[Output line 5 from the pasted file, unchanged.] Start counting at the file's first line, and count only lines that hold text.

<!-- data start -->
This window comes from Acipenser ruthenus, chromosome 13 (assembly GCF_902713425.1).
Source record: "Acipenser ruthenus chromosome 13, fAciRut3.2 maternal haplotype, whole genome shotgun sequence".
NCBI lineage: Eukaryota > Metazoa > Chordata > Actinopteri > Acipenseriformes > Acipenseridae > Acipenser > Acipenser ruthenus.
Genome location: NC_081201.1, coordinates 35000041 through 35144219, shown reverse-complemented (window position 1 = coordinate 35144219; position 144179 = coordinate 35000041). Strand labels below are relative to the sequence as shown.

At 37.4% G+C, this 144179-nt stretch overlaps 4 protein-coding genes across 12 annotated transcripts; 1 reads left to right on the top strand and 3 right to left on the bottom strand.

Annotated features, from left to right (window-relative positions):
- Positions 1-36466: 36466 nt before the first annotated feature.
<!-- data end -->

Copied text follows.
At 37.4% G+C, this 144179-nt stretch overlaps 4 protein-coding genes across 12 annotated transcripts; 1 reads left to right on the top strand and 3 right to left on the bottom strand.